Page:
Sustainability is increasingly important in the design and production of products. Manufacturers are adopting 3D printing as a way to innovate, create parts that can’t be produced through any other method, create objects quickly, and produce lighter parts without sacrificing strength. Sustainability is becoming a major consideration in 3D printing and additive manufacturing (AM).
3D printing and AM can offer significant environmentally friendly attributes even while the process itself consumes significant energy. The U.S. Department of Energy estimates that compared to traditional manufacturing, additive manufacturing could slash waste and materials costs by nearly 90% and cut manufacturing energy use in half. For systems such as transportation where energy consumption is impacted by weight, lighter optimized parts lead to long-term fuel savings. Every gram of weight removed from cars or airplanes translates to fuel that is never burned and CO2 that is never emitted.
3D printing methods are continually getting developed to enhance sustainability. These methods have become a factor in why manufacturers are considering investments in 3D printing and AM. “3D printing is increasingly being recognized as a method of limiting environmental impacts,” Guayente Sanmartin, global head and general manager of the HP 3D Multi Jet Fusion Business, told Design News. “HP’s Digital Manufacturing Trends Survey found that half of the report’s respondents indicated 3D printing’s ability to reduce waste and promote a circular economy, with 90% noting the importance of the recyclability of 3D materials.”
3D printing can reduce waste, lower carbon dioxide emissions, and enable a more circular economy. The production method is increasingly getting adopted by enterprises focused on limiting their environmental impact. “With less resource-intensive production, a smaller transportation footprint, and the extension of product life with replacement parts on-demand, the process contributes to reduced waste, lowering carbon dioxide emissions, and enabling a more circular economy,” said Sanmartin.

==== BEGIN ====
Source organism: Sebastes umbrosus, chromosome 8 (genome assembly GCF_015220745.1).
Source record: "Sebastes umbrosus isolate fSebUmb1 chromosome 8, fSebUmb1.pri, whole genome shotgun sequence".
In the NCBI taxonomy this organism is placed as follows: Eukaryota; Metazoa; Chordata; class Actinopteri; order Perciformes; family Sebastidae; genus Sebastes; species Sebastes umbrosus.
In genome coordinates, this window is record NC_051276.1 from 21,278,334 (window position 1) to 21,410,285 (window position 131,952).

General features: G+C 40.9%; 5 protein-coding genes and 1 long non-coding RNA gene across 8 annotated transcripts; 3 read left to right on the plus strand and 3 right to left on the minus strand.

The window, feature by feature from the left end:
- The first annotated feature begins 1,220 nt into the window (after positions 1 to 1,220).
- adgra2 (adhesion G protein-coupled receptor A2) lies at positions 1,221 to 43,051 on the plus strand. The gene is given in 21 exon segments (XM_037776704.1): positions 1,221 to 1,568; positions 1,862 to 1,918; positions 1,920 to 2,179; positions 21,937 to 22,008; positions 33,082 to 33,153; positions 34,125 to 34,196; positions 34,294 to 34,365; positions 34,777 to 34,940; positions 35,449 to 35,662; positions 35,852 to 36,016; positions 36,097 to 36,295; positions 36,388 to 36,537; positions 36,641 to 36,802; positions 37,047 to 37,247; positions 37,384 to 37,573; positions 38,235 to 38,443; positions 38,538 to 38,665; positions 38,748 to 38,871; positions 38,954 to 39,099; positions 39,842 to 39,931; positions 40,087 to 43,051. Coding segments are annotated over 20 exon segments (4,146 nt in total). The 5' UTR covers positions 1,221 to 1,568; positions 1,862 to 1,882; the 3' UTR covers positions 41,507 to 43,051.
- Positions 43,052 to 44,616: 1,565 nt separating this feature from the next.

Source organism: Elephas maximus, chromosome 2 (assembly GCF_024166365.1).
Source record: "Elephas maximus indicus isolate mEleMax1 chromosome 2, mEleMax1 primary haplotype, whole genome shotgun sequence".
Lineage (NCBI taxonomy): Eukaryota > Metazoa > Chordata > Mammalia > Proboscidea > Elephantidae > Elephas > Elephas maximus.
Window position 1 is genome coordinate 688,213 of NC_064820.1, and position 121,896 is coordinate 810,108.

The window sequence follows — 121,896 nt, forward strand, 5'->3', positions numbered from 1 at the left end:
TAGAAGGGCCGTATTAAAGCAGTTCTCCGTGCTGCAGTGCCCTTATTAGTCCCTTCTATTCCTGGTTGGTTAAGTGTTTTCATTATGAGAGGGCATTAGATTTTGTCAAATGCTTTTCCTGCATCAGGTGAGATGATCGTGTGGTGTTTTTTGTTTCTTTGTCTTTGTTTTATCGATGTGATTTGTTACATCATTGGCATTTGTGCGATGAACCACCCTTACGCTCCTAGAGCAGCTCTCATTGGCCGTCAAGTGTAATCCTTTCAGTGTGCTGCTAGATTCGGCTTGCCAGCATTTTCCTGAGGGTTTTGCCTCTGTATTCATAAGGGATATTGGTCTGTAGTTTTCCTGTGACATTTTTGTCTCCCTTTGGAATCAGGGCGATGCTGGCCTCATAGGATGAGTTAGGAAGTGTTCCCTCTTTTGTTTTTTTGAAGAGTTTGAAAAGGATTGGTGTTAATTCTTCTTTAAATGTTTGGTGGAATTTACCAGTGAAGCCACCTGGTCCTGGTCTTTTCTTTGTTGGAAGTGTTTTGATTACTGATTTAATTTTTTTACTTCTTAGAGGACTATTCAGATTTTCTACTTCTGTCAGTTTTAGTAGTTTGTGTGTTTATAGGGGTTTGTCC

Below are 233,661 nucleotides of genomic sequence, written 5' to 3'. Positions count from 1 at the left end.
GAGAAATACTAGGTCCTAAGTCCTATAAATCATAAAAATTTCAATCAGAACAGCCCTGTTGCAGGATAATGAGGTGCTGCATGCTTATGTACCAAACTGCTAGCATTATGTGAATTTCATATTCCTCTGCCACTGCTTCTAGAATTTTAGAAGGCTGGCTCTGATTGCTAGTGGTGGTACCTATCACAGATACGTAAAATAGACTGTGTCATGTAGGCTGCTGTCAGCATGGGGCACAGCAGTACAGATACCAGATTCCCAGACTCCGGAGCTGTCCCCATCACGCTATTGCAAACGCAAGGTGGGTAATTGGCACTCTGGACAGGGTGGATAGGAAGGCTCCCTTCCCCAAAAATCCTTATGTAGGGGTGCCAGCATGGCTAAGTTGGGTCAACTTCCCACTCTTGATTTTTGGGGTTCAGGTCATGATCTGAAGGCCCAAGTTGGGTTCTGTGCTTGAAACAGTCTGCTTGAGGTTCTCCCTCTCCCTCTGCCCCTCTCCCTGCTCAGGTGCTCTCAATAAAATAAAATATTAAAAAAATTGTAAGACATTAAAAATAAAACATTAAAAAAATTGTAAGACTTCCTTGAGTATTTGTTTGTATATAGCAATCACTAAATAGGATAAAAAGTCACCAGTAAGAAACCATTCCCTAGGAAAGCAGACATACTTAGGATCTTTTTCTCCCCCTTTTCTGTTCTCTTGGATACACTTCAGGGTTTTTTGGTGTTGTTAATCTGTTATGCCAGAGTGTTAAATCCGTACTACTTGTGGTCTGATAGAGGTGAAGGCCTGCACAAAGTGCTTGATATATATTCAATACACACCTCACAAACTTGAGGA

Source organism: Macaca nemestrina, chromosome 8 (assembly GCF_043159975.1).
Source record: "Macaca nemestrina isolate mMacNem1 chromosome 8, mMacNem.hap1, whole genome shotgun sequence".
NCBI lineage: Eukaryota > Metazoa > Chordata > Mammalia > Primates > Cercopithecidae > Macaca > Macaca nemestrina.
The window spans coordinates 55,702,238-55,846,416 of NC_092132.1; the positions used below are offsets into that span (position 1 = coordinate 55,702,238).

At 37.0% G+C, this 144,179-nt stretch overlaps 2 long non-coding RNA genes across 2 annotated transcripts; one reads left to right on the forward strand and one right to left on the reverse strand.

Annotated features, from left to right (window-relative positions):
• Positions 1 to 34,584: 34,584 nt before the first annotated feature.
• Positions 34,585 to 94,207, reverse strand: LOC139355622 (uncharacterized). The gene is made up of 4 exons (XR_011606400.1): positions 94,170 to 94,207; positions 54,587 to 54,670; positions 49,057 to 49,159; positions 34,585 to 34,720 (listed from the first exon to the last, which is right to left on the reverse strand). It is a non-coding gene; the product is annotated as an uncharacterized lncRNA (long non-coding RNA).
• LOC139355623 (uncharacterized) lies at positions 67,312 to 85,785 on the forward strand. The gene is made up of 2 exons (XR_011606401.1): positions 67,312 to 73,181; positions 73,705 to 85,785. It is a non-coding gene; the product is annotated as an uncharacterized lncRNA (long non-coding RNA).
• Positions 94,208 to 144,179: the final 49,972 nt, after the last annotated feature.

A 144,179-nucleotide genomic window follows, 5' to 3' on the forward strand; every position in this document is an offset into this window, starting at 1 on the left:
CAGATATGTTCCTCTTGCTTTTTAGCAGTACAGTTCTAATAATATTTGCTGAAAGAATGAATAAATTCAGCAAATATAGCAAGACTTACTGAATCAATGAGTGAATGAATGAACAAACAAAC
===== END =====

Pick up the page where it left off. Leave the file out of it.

In projects with Ford, Nissan, and SmileDirectClub HP has found new ways to accelerate circularity using 3D printing. Sanmartin noted that these companies are experiencing business growth as a result of using more sustainable manufacturing. “Ford is transforming the way it reuses 3D printed powders and parts to help further the circular economy,” said Sanmartin. “In an industry-first program together with HP, these excess 3D materials are being turned into functional and durable injection-molded vehicle parts fit for Ford vehicles.”
The ability to quickly produce aftermarket parts can also be a factor in sustainability. One big advantage is the ability to replace high-volume parts storage with on-demand printing. “Nissan is taking advantage of the advanced capabilities provided by HP’s Multi Jet Fusion platform for part repairs, giving new life to older car models,” said Sanmartin. “Historically, this has been a cumbersome task involving inventory storage and logistics issues. With 3D printing technology, Nissan is rebuilding its supply chain with sustainable production that cuts down on industrial waste and CO2 emissions throughout the product life cycle.”
3D printing also offers the mass-production-of-one capability. This is a matter of reducing waste by creating custom products while using mass-production methods. “SmileDirectClub is partnering with HP to develop customized, 3D-printed molds, advancing a new era of digital manufacturing that’s fast, highly personalized, and more sustainable than before,” said Sanmartin. “This shortens supply chains, producing less waste than traditional manufacturing, and maximizing recyclability.”
Selecting the right materials can also add to the sustainability of 3D printing. For one, companies can choose compostable materials. More and more 3D printing materials are coming onto the market that are compostable. Another factor is the reusability of some 3D printed materials. “One of the biggest factors of waste reduction in 3D printing is the material itself,” said Sanmartin. “Material innovation has been an important factor in unlocking the potential of 3D printing benefits.”
HP has worked particularly in the area of reusing scrap materials or products that are beyond their lifecycle. “With HP’s 3D High Reusability PP enabled by BASF, we can achieve 100% reusability,” said Sanmartin. “With these types of advancements, we’re getting closer and closer to bringing the recycling loop to a full close.”
This article is the first of a three-part series.